A Weekly Round-Up Of Miles Davis News & Notes
1. Relix Explores the ‘On The Corner’ Sessions
From 1972 to 1975, Miles Davis made his most complex, most aggressive, most unforgiving and occasionally most beautiful music, and it’s often been given short shrift in the past by jazz critics who’d never been able to adjust to the screaming electric-ness of it all. [relix.com]
2. Peter Tibbles Features Miles Davis In Elder Music Column
My first serious encounter with Miles (as it were) was when I bought the album, “Some Day My Priince Will Come.” This was the also the first time I’d heard a muted trumpet for a sustained period. Before that, it was generally just for a short time, for an effect. I still preferred the trumpet without it but it was interesting nonetheless. [time goes by]
3. And Then Miles Davis And John Lennon Started Playing Basketball….
4. Wayne Shorter, Miles Davis meet Ebene: When string quartets rock
Jazz saxophonist and composer Wayne Shorter was in the audience for the Los Angeles Philharmonic’s opening night gala at Walt Disney Concert Hall Tuesday night. No surprise there. Herbie Hancock was soloist in Gershwin’s “Rhapsody in Blue.” Shorter and Hancock were in Miles Davis’ “second quintet,” one of the greatest chamber ensembles of all time, ample evidence of which can be found on a new CD/DVD set of live performances from the quintet’s 1967 European tour. [la times]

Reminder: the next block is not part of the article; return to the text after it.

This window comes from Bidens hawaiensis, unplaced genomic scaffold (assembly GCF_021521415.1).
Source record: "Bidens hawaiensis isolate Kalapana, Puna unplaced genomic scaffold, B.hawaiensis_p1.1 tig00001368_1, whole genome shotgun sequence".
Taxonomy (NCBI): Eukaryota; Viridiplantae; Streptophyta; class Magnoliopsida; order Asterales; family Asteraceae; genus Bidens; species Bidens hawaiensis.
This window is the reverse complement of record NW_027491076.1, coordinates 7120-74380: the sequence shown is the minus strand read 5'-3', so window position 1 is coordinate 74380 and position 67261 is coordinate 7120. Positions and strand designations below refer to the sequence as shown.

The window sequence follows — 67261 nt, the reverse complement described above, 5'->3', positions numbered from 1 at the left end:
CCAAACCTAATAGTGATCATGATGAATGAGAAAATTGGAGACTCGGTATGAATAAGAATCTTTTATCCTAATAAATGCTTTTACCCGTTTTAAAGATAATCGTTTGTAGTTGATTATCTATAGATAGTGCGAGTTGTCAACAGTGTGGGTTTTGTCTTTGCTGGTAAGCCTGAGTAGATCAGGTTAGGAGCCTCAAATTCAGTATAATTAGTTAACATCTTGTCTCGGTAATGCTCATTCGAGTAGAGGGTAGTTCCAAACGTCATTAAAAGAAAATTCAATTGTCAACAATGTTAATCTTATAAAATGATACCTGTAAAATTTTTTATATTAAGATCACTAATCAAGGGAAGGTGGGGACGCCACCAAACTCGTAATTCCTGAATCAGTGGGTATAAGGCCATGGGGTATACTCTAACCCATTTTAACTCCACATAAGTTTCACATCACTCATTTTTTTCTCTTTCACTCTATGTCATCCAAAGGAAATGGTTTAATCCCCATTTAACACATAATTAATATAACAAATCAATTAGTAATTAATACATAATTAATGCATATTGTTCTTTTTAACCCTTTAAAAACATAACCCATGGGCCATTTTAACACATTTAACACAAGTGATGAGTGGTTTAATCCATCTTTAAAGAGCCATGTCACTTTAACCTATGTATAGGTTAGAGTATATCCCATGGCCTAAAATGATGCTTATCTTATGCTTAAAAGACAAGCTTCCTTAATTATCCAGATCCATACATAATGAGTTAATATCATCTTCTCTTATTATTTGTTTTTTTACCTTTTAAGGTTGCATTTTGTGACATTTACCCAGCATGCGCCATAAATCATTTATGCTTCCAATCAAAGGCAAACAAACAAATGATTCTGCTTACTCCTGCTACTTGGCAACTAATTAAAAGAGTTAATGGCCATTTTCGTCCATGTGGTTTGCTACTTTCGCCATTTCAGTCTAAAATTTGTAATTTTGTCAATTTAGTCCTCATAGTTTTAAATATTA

5. Where did the Jazz Man go?
Christian Gerrard started riding Rob Thompson’s bus on a rainy fall afternoon two years ago. The University of Minnesota junior was “blown away” when he first stepped onto the bus — he heard Miles Davis blaring over the chatter of other passengers. [mndaily.com]
6. Steve Jobs: This American life
So if innovation means being the very first, count Jobs out. There’s actually a parallel argument in jazz music, if you can believe it, where people have spent 30 years debating whether Miles Davis innovated anything. The obvious answer is that, if innovating means being very first, he didn’t. Charlie Parker and Dizzy Gillespie showed him how to play bebop.
Lester Young was stripping ornament from his solo lines when Miles was in short pants. And so on. But Miles heard new currents, found ways to make them consistent with his own aesthetic, and presented them in ways a general audience could grasp and then love. And then he did it again and again. If an innovator is a conduit between an idea and all its possible audiences, then both of these guys were at the heart of that game. [macleans.ca]